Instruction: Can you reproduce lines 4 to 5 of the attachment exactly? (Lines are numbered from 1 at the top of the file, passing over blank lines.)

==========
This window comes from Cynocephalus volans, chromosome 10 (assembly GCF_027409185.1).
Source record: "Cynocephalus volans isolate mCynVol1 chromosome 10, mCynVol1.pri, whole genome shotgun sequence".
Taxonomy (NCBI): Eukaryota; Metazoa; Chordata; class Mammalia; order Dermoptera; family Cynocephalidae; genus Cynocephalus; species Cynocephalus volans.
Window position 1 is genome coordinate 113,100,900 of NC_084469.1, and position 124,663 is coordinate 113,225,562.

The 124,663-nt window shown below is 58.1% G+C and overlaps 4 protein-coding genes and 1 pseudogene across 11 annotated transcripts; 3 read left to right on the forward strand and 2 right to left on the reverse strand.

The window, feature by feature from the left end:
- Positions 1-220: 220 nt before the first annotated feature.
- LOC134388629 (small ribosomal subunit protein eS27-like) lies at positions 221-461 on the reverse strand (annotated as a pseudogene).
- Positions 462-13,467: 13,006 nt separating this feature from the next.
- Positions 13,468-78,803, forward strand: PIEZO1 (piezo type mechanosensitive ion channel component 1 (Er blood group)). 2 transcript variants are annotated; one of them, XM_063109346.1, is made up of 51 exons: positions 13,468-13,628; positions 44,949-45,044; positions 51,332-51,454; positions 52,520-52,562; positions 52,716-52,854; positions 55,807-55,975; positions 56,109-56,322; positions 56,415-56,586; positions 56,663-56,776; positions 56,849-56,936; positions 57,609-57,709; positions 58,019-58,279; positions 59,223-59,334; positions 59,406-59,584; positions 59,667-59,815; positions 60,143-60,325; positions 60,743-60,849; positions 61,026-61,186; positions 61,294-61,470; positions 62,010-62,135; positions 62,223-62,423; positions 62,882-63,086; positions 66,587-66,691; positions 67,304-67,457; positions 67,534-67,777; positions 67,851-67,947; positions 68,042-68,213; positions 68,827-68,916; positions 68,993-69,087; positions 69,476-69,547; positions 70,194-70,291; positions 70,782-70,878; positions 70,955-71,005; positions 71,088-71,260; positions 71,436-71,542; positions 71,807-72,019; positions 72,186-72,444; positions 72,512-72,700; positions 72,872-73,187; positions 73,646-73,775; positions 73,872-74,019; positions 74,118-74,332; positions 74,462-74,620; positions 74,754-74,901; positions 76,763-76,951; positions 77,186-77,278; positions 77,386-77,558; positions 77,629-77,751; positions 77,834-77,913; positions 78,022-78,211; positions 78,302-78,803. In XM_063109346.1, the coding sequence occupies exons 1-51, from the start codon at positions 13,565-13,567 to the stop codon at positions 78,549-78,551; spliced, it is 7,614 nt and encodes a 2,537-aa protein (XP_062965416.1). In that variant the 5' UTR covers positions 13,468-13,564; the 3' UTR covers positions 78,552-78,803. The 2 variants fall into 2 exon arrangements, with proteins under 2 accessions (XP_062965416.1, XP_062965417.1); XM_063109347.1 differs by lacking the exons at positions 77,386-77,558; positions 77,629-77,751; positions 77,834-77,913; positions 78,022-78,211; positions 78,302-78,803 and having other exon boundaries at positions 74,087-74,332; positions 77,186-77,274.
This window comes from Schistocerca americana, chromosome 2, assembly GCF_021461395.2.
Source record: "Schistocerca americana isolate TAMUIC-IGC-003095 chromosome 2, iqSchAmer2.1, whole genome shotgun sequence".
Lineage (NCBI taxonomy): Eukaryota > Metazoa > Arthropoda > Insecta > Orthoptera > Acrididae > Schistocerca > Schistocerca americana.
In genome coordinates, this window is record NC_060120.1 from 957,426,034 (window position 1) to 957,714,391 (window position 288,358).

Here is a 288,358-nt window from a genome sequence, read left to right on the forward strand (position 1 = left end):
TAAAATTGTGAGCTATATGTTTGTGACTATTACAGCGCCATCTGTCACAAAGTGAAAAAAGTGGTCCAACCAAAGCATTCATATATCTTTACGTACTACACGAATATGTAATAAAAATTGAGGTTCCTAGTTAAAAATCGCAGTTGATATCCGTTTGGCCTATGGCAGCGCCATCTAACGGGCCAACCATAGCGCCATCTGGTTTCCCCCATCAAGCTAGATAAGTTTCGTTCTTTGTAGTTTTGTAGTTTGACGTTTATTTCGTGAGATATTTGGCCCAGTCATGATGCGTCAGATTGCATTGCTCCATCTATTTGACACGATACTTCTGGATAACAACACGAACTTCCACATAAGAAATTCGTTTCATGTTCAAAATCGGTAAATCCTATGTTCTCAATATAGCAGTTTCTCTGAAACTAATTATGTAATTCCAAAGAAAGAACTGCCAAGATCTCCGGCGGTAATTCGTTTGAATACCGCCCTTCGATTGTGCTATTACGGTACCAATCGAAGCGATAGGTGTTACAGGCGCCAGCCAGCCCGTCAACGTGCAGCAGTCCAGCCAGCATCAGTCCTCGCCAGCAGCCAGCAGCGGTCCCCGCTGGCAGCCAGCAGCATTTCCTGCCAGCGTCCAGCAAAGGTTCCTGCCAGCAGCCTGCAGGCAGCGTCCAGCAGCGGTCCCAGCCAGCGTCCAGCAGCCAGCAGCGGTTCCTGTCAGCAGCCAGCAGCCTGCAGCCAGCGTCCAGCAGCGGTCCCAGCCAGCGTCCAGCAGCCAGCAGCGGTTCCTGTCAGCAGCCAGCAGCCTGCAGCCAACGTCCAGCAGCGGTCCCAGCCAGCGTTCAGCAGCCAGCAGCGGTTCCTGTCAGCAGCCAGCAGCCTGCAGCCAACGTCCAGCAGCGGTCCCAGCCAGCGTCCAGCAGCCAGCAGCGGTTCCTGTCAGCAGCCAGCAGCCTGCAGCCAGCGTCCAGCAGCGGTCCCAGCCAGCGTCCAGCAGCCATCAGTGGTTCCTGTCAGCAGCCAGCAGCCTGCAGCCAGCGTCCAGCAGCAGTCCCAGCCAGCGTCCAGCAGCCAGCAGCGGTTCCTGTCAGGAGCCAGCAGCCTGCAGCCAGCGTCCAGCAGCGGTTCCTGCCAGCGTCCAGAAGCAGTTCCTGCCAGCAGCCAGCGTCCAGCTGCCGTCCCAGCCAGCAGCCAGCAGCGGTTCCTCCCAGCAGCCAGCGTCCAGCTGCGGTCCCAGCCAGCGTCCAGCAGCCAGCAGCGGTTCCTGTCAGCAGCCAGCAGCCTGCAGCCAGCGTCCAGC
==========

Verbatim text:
Window position 1 is genome coordinate 113,100,900 of NC_084469.1, and position 124,663 is coordinate 113,225,562.

The 124,663-nt window shown below is 58.1% G+C and overlaps 4 protein-coding genes and 1 pseudogene across 11 annotated transcripts; 3 read left to right on the forward strand and 2 right to left on the reverse strand.